Duke spent the last decade as college lacrosse’s version of the 90’s Houston Oilers. They always seemed to be among the best teams all season, they always seemed to be a top seed in the playoffs and yet they never won anything.
Still, it’s not as though they were the only team to fit that bill over the years. Considering only seven schools has ever won a National Title in NCAA lacrosse (Virginia, Syracuse, Princeton, Johns Hopkins, North Carolina, Maryland and Cornell), that makes for a lot of good-but-not-great lax programs left in the dust. So many have tried to take their place among the elite and so many have failed.
Now, Duke has broken through.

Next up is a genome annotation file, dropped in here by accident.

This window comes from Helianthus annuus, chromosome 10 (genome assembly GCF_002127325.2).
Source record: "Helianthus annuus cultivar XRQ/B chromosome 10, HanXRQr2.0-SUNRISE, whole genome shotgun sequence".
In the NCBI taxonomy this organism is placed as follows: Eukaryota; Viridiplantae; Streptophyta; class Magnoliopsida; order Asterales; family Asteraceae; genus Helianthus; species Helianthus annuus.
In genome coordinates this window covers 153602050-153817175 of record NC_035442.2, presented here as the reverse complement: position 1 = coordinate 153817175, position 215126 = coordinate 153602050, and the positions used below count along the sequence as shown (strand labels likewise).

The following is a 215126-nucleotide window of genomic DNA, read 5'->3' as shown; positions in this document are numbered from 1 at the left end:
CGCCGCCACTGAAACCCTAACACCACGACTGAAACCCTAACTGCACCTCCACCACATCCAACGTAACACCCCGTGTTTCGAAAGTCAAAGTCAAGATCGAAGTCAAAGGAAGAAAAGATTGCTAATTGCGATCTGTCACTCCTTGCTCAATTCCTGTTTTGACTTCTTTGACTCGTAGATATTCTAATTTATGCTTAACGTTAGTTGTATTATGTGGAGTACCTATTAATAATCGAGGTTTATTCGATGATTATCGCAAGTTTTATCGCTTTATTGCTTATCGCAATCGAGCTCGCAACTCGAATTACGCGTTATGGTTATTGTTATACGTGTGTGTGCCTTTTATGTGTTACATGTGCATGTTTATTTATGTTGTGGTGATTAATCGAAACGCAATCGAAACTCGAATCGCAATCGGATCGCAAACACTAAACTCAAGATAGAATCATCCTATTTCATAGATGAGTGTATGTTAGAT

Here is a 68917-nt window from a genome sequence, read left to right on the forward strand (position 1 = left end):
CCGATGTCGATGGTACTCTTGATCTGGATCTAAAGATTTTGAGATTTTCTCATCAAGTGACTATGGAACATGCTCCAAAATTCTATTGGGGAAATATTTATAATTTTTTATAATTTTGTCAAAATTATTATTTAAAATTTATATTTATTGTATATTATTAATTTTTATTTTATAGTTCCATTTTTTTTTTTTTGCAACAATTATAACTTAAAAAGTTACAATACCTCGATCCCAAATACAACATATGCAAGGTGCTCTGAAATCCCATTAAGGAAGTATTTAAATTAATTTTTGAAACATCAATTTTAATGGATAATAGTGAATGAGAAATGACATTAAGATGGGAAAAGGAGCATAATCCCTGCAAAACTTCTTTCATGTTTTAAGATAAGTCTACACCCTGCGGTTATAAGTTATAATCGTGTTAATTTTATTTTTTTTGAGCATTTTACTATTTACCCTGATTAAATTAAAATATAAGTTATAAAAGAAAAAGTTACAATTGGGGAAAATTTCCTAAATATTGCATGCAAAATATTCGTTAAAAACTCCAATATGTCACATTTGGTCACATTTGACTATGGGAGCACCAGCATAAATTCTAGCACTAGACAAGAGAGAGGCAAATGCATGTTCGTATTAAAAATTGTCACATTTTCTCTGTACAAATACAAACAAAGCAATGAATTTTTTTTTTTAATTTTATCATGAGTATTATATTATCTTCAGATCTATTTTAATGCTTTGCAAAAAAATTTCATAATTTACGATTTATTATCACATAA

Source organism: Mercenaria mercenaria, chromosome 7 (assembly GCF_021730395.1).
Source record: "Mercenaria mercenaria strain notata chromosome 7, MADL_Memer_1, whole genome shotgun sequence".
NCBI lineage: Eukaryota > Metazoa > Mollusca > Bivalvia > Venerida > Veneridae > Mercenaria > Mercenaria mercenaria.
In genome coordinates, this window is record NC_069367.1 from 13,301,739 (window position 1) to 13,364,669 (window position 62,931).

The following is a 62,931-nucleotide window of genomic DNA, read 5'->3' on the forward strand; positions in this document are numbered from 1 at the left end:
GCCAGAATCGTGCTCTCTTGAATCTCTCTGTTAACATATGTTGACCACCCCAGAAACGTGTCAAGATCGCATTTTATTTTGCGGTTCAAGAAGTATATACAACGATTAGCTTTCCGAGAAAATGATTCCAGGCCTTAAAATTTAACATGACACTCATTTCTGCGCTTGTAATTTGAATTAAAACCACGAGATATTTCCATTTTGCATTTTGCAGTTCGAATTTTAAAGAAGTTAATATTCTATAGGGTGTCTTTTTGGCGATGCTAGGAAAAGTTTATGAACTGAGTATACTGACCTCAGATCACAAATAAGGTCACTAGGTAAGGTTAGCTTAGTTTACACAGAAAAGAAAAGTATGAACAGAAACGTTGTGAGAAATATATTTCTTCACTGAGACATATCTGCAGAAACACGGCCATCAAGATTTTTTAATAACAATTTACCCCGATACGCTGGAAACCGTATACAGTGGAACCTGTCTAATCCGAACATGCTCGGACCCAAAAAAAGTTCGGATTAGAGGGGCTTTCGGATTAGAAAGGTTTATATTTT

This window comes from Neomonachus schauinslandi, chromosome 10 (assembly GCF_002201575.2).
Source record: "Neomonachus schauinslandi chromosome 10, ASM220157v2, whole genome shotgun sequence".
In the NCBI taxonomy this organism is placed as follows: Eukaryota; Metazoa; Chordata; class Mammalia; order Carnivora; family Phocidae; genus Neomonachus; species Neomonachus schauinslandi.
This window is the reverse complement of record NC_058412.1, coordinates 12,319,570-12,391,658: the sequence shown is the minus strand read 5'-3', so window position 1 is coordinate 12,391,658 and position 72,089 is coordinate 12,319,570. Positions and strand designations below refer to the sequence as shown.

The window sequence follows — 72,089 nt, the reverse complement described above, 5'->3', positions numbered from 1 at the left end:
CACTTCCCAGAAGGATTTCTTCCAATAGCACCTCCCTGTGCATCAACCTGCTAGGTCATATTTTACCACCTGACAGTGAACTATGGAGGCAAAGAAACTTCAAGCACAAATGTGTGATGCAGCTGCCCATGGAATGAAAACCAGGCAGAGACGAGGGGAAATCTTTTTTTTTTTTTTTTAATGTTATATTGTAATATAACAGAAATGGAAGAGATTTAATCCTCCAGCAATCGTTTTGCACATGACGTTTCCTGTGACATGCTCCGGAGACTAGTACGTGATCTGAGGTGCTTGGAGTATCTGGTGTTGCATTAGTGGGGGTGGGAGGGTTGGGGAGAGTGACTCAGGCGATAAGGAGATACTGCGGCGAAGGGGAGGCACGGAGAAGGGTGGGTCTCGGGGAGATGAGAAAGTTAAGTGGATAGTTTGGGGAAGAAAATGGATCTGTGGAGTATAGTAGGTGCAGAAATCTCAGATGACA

They did so by beating a Notre Dame team that was in the same boat, looking for a win to propel their program to a new echelon. Some could probably point to this as a sign that the sport is finally ready to let go of it’s old-guard mentality and expand. Then again, those people should remember that the aforementioned former champions were all in the playoffs this year and many of them were top seeds.
In that sense, the pressure is actually on Duke and Notre Dame even more so now. They have laid down the gauntlet that both are deserving of a spot among the elite ranks. Now they have to prove it. Elite lacrosse programs don’t just win a title. They win multiple titles. They dominate. They get to the point where we only notice them when they’re NOT playing for the national title.
Duke’s win represents a bit of a crossroads for the game. The Blue Devils have officially put the events of 2006 behind them and they’ve broken through the glass ceiling of a very exclusive sport. Then again, because the usual suspects weren’t playing for the championship, the crowd for today’s title game was the smallest since 2003.
We’re eager to see where the Blue Devils, and the sport, go from here.